Doctors are also studying donor leukocyte infusion (DLI) in people who have already received an allogeneic transplant and who relapse. In this technique, the patient gets an infusion of white blood cells (leukocytes) from the same donor who contributed the stem cells for the original transplant. The hope is that the cells will boost the new immune system and add to the graft-versus-leukemia effect. Early study results have been promising, but more research on this approach is needed.
Newer targeted drugs that specifically attack some of the gene changes seen in ALL cells are now becoming an important part of treatment for some people with ALL. These drugs work differently from standard chemotherapy drugs.
Many other drugs targeting other changes in ALL cells are now being studied as well. Examples include:
The goal of immunotherapy is to boost the body’s immune system to help fight off or destroy cancer cells.
These drugs are man-made versions of immune system proteins (antibodies). They can be developed to attach only to certain proteins, such as those that are found on ALL cells.
Some monoclonal antibodies are already approved to treat ALL. These drugs are typically used if other treatments are no longer working, but they are now being studied for use earlier in the course of treatment as well (together with chemo).
Other monoclonal antibodies, such as rituximab (Rituxan) and ofatumumab (Arzerra), are already used to treat other blood disorders, and are now being studied for use against ALL.
Epratuzumab, a newer antibody, has also shown promise against ALL in early studies. Further studies are under way.
One promising treatment approach is to attach a chemo drug to a monoclonal antibody (known as an antibody-drug conjugate, or ADC). The antibody serves as a homing device to bring the chemo drug to the leukemia cell. Several such drugs have shown promise in early studies, and are now being tested in larger clinical trials.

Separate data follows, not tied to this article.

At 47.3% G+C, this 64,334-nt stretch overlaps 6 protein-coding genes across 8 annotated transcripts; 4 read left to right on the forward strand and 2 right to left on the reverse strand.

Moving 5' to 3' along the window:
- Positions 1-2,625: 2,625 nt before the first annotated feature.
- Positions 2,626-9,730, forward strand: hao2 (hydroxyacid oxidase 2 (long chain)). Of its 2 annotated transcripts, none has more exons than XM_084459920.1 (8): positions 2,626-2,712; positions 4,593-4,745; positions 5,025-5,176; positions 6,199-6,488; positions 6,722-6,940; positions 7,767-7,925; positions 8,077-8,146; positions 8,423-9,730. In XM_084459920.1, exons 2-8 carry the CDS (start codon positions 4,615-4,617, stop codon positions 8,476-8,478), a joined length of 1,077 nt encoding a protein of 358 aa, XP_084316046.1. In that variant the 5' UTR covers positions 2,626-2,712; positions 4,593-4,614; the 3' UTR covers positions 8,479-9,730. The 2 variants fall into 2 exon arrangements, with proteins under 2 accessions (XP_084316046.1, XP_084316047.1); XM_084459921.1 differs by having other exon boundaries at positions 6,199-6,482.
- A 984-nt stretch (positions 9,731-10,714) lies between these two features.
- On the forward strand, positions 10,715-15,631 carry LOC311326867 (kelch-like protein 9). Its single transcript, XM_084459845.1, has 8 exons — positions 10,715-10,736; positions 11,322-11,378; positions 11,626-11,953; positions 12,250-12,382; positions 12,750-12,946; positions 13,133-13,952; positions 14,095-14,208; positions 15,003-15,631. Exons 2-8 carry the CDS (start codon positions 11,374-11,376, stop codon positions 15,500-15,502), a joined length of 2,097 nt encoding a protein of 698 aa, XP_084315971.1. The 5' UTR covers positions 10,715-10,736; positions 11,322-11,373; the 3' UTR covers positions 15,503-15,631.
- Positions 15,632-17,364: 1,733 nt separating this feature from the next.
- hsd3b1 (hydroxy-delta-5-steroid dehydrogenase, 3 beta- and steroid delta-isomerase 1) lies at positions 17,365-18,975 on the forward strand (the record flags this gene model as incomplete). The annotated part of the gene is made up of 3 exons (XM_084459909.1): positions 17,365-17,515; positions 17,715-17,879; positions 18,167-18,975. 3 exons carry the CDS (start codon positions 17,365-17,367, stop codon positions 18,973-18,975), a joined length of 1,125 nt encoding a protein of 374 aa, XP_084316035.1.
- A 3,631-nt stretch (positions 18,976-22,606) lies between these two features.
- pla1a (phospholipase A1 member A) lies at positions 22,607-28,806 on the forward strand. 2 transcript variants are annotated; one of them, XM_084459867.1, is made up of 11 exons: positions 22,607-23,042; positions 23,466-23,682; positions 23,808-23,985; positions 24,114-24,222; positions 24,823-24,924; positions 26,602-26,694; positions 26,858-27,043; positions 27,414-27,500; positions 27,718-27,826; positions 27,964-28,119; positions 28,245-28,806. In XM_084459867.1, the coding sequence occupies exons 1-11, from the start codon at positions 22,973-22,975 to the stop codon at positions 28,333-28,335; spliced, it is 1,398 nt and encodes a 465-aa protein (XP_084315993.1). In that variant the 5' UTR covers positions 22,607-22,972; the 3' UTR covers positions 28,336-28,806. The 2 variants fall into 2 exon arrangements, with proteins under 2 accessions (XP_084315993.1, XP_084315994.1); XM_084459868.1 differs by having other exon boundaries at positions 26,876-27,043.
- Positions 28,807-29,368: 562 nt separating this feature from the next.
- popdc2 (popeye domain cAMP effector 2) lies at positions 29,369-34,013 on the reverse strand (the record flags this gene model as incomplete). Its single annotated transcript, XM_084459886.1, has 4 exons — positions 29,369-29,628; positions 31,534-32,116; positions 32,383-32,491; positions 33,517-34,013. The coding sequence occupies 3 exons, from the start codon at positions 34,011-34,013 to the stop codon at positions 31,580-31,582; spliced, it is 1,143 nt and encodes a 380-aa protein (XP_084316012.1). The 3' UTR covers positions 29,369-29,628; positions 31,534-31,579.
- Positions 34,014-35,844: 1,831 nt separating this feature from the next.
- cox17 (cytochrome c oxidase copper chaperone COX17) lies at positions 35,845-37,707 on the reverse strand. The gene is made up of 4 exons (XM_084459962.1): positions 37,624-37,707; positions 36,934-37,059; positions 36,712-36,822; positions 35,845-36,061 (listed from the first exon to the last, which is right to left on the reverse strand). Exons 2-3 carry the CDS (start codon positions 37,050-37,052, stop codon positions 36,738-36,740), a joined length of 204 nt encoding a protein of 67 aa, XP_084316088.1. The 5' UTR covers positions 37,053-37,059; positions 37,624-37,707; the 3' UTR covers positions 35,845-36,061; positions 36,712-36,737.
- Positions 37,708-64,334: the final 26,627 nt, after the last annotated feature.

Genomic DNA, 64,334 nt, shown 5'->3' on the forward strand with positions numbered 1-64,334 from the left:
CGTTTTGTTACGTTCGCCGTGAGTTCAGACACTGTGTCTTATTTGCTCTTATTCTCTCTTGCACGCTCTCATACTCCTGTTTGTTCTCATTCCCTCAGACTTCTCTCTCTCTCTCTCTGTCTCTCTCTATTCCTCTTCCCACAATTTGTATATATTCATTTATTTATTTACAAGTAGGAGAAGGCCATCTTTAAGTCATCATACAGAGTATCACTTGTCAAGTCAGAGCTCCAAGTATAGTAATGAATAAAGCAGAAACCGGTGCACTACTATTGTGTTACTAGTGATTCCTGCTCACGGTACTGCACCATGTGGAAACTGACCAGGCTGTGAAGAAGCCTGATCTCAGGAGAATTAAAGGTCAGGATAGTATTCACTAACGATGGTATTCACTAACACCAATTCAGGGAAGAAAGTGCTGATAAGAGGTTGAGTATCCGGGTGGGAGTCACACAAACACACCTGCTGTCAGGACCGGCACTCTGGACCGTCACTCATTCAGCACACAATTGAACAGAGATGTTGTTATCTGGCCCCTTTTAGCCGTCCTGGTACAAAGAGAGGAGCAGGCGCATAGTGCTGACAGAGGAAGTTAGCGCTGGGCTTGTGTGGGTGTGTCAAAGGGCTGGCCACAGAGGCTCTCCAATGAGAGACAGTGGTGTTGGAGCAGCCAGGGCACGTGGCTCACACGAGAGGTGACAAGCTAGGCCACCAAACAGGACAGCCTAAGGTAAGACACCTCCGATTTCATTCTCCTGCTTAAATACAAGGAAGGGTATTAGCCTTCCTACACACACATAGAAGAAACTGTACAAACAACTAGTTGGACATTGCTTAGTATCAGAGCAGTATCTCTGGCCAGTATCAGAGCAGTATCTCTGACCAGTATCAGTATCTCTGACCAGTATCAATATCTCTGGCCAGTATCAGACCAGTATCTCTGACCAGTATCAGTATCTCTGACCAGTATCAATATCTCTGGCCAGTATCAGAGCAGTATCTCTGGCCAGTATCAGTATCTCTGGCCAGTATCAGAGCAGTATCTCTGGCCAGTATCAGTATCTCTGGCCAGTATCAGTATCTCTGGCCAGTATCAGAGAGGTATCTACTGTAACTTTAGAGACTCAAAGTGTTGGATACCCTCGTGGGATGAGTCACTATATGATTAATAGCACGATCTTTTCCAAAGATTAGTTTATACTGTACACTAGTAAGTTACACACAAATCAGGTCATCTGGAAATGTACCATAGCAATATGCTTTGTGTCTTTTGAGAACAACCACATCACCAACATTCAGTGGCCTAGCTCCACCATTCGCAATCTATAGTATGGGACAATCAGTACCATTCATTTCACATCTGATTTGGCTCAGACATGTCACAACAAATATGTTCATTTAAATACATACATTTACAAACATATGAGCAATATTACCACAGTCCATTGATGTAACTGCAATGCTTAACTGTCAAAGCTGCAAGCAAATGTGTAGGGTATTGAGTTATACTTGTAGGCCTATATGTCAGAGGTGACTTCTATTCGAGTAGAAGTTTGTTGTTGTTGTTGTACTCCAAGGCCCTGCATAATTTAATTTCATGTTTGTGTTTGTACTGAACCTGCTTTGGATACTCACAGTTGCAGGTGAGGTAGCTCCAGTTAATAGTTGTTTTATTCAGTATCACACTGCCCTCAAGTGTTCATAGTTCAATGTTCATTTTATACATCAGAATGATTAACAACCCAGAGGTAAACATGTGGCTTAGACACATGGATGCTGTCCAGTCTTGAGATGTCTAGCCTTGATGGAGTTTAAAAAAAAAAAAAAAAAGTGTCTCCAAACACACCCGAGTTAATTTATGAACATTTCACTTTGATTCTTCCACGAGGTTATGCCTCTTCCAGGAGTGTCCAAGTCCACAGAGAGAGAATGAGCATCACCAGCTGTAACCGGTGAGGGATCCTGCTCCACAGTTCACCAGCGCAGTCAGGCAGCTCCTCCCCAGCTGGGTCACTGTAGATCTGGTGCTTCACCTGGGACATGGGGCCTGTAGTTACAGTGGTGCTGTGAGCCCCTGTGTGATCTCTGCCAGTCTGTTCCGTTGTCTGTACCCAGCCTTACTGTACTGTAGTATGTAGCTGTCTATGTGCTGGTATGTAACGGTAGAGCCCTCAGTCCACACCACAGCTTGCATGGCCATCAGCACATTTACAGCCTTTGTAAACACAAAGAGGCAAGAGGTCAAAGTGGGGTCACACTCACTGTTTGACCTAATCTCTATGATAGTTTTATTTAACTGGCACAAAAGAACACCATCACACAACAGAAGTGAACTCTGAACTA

Several other monoclonal antibodies to treat ALL are now being studied as well.
This is a promising new way to get the immune system to fight leukemia. For this technique, immune cells called T cells are removed from the patient’s blood and altered in the lab so they have specific substances (called chimeric antigen receptors, or CARs) that will help them attach to leukemia cells. The CAR T cells are then grown in the lab and infused back into the patient’s blood, where they can now seek out the leukemia cells and attack them.
This technique has shown very promising results in early clinical trials against some types of advanced, hard-to-treat leukemias, and is now an option for some children and young adults with ALL. It is now being tested in older adults, too. With this treatment, some people have had very serious side effects, including very high fevers and dangerously low blood pressure in the days after it’s given. Doctors are learning how to manage these side effects.
An important part of the immune system is its ability to keep itself from attacking other normal cells in the body. To do this, it uses “checkpoints” – molecules on immune cells that need to be turned on (or off) to start an immune response. Cancer cells sometimes use these checkpoints to avoid being attacked by the immune system. But newer drugs that target these checkpoints hold a lot of promise as treatments. Some of these drugs are already being used to treat other types of cancer, and they are now being studied for use in ALL as well.
Our team is made up of doctors and oncology certified nurses with deep knowledge of cancer care as well as journalists, editors, and translators with extensive experience in medical writing.
Jain N, Gurbuxani S, Rhee C, Stock W. Chapter 65: Acute Lymphoblastic Leukemia in Adults. In: Hoffman R, Benz EJ, Silberstein LE, Heslop H, Weitz J, Anastasi J, eds. Hematology: Basic Principles and Practice. 6th ed. Philadelphia, Pa: Elsevier; 2013.
Terwilliger T, Abdul-Hay M. Acute lymphoblastic leukemia: A comprehensive review and 2017 update. Blood Cancer J. 2017;7(6):e577.
US National Library of Medicine. www.clinicaltrials.gov. Accessed on August 2, 2018.
Last Revised: October 17, 2018